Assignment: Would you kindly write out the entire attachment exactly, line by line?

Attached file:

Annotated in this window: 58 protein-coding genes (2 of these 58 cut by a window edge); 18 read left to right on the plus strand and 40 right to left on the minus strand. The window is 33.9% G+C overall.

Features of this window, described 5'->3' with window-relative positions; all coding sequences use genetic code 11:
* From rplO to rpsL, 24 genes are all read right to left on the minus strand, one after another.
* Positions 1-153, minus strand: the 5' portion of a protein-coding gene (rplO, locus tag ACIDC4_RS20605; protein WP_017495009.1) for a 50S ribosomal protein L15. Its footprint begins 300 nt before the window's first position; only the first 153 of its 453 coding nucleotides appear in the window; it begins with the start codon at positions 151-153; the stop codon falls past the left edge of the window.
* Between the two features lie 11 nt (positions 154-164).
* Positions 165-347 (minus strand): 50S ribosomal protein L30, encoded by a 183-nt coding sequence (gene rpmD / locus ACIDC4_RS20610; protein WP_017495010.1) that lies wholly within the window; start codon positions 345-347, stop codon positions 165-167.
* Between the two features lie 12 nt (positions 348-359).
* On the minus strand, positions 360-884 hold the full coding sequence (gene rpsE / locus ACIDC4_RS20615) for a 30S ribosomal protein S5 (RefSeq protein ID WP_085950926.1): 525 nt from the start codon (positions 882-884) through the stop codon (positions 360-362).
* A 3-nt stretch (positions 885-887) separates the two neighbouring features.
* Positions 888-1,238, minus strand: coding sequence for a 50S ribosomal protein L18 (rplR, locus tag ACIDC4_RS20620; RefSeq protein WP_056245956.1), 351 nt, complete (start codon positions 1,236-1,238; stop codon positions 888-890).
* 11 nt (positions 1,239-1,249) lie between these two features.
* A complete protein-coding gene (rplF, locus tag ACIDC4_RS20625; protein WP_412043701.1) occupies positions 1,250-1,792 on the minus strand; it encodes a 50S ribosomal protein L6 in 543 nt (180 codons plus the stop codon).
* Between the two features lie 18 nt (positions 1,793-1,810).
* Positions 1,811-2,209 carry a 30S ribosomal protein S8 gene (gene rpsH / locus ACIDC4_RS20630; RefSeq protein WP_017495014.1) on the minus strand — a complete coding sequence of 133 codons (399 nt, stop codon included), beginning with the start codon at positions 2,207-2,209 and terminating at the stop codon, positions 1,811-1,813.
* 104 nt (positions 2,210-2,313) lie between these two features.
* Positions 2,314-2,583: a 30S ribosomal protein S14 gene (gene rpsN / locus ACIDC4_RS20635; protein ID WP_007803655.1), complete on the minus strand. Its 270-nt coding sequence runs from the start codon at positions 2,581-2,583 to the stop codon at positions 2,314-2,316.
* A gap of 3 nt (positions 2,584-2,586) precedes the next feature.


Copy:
Annotated in this window: 58 protein-coding genes (2 of these 58 cut by a window edge); 18 read left to right on the plus strand and 40 right to left on the minus strand. The window is 33.9% G+C overall.

Features of this window, described 5'->3' with window-relative positions; all coding sequences use genetic code 11:
* From rplO to rpsL, 24 genes are all read right to left on the minus strand, one after another.
* Positions 1-153, minus strand: the 5' portion of a protein-coding gene (rplO, locus tag ACIDC4_RS20605; protein WP_017495009.1) for a 50S ribosomal protein L15. Its footprint begins 300 nt before the window's first position; only the first 153 of its 453 coding nucleotides appear in the window; it begins with the start codon at positions 151-153; the stop codon falls past the left edge of the window.
* Between the two features lie 11 nt (positions 154-164).
* Positions 165-347 (minus strand): 50S ribosomal protein L30, encoded by a 183-nt coding sequence (gene rpmD / locus ACIDC4_RS20610; protein WP_017495010.1) that lies wholly within the window; start codon positions 345-347, stop codon positions 165-167.
* Between the two features lie 12 nt (positions 348-359).
* On the minus strand, positions 360-884 hold the full coding sequence (gene rpsE / locus ACIDC4_RS20615) for a 30S ribosomal protein S5 (RefSeq protein ID WP_085950926.1): 525 nt from the start codon (positions 882-884) through the stop codon (positions 360-362).
* A 3-nt stretch (positions 885-887) separates the two neighbouring features.
* Positions 888-1,238, minus strand: coding sequence for a 50S ribosomal protein L18 (rplR, locus tag ACIDC4_RS20620; RefSeq protein WP_056245956.1), 351 nt, complete (start codon positions 1,236-1,238; stop codon positions 888-890).
* 11 nt (positions 1,239-1,249) lie between these two features.
* A complete protein-coding gene (rplF, locus tag ACIDC4_RS20625; protein WP_412043701.1) occupies positions 1,250-1,792 on the minus strand; it encodes a 50S ribosomal protein L6 in 543 nt (180 codons plus the stop codon).
* Between the two features lie 18 nt (positions 1,793-1,810).
* Positions 1,811-2,209 carry a 30S ribosomal protein S8 gene (gene rpsH / locus ACIDC4_RS20630; RefSeq protein WP_017495014.1) on the minus strand — a complete coding sequence of 133 codons (399 nt, stop codon included), beginning with the start codon at positions 2,207-2,209 and terminating at the stop codon, positions 1,811-1,813.
* 104 nt (positions 2,210-2,313) lie between these two features.
* Positions 2,314-2,583: a 30S ribosomal protein S14 gene (gene rpsN / locus ACIDC4_RS20635; protein ID WP_007803655.1), complete on the minus strand. Its 270-nt coding sequence runs from the start codon at positions 2,581-2,583 to the stop codon at positions 2,314-2,316.
* A gap of 3 nt (positions 2,584-2,586) precedes the next feature.